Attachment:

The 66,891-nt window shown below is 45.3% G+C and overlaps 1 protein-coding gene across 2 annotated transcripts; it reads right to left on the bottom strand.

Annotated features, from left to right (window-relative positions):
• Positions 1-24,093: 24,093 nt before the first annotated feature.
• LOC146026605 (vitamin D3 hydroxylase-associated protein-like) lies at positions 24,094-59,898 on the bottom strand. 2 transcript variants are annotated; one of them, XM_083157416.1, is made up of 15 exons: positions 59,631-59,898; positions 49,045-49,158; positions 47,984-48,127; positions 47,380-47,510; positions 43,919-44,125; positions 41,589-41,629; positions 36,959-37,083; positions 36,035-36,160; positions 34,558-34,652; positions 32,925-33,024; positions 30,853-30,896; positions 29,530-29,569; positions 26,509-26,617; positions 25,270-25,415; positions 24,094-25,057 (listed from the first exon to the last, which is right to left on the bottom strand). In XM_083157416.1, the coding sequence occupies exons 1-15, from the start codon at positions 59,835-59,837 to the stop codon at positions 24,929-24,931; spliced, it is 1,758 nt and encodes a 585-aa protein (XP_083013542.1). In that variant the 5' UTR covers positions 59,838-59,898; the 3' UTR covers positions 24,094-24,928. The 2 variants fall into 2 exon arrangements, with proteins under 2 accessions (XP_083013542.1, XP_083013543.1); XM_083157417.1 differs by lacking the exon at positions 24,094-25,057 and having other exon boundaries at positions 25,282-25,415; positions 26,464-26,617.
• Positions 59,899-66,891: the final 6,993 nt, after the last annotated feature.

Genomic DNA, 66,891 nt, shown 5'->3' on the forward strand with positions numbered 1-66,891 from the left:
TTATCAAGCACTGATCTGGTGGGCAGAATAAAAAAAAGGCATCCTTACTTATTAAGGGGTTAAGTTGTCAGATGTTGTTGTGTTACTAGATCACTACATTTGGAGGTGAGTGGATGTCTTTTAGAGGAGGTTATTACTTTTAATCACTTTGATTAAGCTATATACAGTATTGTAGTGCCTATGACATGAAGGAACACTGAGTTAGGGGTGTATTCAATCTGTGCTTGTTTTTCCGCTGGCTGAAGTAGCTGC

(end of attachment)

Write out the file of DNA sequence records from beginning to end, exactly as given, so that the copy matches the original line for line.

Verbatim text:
The 66,891-nt window shown below is 45.3% G+C and overlaps 1 protein-coding gene across 2 annotated transcripts; it reads right to left on the bottom strand.

Annotated features, from left to right (window-relative positions):
• Positions 1-24,093: 24,093 nt before the first annotated feature.
• LOC146026605 (vitamin D3 hydroxylase-associated protein-like) lies at positions 24,094-59,898 on the bottom strand. 2 transcript variants are annotated; one of them, XM_083157416.1, is made up of 15 exons: positions 59,631-59,898; positions 49,045-49,158; positions 47,984-48,127; positions 47,380-47,510; positions 43,919-44,125; positions 41,589-41,629; positions 36,959-37,083; positions 36,035-36,160; positions 34,558-34,652; positions 32,925-33,024; positions 30,853-30,896; positions 29,530-29,569; positions 26,509-26,617; positions 25,270-25,415; positions 24,094-25,057 (listed from the first exon to the last, which is right to left on the bottom strand). In XM_083157416.1, the coding sequence occupies exons 1-15, from the start codon at positions 59,835-59,837 to the stop codon at positions 24,929-24,931; spliced, it is 1,758 nt and encodes a 585-aa protein (XP_083013542.1). In that variant the 5' UTR covers positions 59,838-59,898; the 3' UTR covers positions 24,094-24,928. The 2 variants fall into 2 exon arrangements, with proteins under 2 accessions (XP_083013542.1, XP_083013543.1); XM_083157417.1 differs by lacking the exon at positions 24,094-25,057 and having other exon boundaries at positions 25,282-25,415; positions 26,464-26,617.
• Positions 59,899-66,891: the final 6,993 nt, after the last annotated feature.

Genomic DNA, 66,891 nt, shown 5'->3' on the forward strand with positions numbered 1-66,891 from the left:
TTATCAAGCACTGATCTGGTGGGCAGAATAAAAAAAAGGCATCCTTACTTATTAAGGGGTTAAGTTGTCAGATGTTGTTGTGTTACTAGATCACTACATTTGGAGGTGAGTGGATGTCTTTTAGAGGAGGTTATTACTTTTAATCACTTTGATTAAGCTATATACAGTATTGTAGTGCCTATGACATGAAGGAACACTGAGTTAGGGGTGTATTCAATCTGTGCTTGTTTTTCCGCTGGCTGAAGTAGCTGC